Pay cuts loom for Enable Cumbernauld staff

CARE workers in Cumbernauld face a 15 per cent pay cut - and the blame is aimed at North Lanarkshire Council.

UNISON regional organiser Sam McFarlane recently contacted the News to claim that, as a result of a drop in financial support from the council, a number of employees of ENABLE Cumbernauld will have their hourly rates slashed. Affected members of the trade union have been meeting to discuss their response.

Mr McFarlane said: “Former employees of Enable Cumbernauld, which is now part of Enable SCOTLAND, were issued with a letter telling them Enable intend to slash their pay from £8.47 an hour to £7.20. Enable are laying the responsibility for this clearly at North Lanarkshire Council’s door.”

Mary Fegan, North Lanarkshire Council’s Head of Social Work, said: “The council has contributed top-up funding to ENABLE Cumbernauld for a number of years now, to assist with the transition from a residential to a supported living model of support.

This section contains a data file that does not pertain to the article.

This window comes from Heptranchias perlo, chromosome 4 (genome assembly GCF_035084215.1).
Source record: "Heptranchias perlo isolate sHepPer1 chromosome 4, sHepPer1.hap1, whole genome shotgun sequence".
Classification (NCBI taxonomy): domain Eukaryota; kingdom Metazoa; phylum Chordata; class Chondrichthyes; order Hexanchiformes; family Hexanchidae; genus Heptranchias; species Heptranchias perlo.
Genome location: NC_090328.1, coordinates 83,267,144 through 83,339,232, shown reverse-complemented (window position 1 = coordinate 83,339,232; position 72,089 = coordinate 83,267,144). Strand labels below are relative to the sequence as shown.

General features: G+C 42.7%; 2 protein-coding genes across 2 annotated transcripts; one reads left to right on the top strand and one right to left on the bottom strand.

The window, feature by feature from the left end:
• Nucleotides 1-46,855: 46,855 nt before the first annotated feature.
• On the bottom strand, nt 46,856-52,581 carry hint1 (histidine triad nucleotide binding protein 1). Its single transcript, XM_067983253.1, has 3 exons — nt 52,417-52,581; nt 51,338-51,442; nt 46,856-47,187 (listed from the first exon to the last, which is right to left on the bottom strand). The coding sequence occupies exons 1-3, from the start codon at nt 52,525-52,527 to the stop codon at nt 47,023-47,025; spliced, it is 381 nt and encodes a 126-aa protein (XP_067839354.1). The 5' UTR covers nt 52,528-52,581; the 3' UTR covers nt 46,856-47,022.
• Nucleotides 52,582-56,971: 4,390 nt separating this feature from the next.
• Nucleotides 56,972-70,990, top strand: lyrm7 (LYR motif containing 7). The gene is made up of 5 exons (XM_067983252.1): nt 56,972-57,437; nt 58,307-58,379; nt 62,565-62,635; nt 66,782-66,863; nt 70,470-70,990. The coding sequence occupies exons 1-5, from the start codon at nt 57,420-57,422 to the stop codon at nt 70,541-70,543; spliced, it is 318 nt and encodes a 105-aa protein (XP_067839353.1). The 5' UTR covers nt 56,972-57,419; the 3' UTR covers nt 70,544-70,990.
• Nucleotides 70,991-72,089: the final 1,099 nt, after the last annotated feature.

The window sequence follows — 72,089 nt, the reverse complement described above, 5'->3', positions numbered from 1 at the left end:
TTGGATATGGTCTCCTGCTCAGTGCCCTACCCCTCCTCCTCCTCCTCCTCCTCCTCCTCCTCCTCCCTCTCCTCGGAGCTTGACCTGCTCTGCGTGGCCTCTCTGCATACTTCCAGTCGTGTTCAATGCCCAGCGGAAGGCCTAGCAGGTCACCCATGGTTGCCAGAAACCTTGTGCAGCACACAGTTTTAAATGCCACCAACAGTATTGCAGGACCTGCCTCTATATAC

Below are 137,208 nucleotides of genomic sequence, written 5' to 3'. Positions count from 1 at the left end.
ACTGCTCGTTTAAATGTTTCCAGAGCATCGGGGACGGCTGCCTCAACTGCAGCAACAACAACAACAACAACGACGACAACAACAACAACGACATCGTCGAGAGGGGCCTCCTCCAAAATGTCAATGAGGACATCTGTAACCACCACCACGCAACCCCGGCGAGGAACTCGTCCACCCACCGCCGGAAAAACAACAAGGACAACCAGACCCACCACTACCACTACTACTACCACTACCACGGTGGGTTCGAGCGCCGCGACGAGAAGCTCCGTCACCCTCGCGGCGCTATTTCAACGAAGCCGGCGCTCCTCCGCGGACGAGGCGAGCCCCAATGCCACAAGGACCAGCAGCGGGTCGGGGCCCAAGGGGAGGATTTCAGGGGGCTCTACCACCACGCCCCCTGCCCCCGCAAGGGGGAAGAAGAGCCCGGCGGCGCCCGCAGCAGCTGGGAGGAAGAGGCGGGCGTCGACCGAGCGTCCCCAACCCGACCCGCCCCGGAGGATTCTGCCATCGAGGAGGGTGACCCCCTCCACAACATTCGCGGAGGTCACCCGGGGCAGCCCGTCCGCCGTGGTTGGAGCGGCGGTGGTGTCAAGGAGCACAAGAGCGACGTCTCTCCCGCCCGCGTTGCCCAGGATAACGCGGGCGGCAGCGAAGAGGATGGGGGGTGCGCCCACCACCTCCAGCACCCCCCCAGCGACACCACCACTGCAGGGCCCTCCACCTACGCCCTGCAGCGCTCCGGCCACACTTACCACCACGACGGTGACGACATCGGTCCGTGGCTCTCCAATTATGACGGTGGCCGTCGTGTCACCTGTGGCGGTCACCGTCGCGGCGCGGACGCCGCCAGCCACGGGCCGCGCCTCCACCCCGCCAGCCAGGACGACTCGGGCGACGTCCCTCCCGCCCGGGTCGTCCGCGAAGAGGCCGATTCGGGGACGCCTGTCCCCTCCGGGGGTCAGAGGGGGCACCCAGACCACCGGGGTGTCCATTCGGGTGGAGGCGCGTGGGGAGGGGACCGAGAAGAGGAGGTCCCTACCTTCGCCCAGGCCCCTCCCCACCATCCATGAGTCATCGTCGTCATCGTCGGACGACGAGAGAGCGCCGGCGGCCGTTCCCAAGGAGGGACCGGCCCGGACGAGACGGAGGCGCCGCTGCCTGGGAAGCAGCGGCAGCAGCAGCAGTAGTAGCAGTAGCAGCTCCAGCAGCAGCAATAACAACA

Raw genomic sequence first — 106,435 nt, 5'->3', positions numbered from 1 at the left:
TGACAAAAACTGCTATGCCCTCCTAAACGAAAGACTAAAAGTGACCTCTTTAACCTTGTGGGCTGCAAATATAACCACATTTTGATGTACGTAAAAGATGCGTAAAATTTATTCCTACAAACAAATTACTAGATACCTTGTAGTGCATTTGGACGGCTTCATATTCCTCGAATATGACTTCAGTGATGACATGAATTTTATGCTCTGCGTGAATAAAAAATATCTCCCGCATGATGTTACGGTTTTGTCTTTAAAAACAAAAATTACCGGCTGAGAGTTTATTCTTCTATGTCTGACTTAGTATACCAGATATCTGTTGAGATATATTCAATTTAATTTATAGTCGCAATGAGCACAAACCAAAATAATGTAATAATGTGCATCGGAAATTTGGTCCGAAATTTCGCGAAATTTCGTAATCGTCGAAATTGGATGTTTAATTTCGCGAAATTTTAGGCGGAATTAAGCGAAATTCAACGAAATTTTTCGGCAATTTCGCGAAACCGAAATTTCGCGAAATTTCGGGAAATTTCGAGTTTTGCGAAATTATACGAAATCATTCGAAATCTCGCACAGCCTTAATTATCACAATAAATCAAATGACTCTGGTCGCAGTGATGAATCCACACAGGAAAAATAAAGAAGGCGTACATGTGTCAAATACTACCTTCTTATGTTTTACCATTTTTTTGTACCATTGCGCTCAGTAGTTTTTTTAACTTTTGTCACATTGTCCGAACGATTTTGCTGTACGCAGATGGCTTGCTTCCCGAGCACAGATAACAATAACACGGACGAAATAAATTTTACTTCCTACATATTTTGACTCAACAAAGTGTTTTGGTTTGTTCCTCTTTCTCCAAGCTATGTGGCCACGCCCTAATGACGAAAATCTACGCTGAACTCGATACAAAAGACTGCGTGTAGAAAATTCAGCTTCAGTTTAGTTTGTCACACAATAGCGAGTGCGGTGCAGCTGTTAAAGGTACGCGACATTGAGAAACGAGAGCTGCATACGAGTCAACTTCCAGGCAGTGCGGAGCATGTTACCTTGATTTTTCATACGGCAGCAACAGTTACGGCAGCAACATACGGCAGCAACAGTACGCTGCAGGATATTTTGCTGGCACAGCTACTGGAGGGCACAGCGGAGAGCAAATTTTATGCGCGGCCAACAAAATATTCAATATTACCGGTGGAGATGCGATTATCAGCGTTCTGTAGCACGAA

“ENABLE was aware that the top-up funding was for a limited time only, and it has now reached an end. While we continue to support the organisation in other ways, it is entirely a matter for ENABLE to decide on matters relating to their budget at staffing.”

An ENABLE Scotland spokeswoman said: “ENABLE Scotland has no option but to manage budgets responsibly and to ensure that our services are sustainable. We have therefore started an extensive process of consultation with a small number of staff who may be affected as we look towards bringing their rate of pay in line with the majority of other frontline staff. The Senior Executive Team has not arrived at this decision lightly, and we have maintained this higher rate of pay, which is based on an old residential model of service delivery, for as long as we could. This consultation should be seen in the wider context of an organisational commitment to increase the rate of pay for all frontline staff to not less than the ‘living wage’ of £7.20 per hour which will benefit around 1,000 workers.”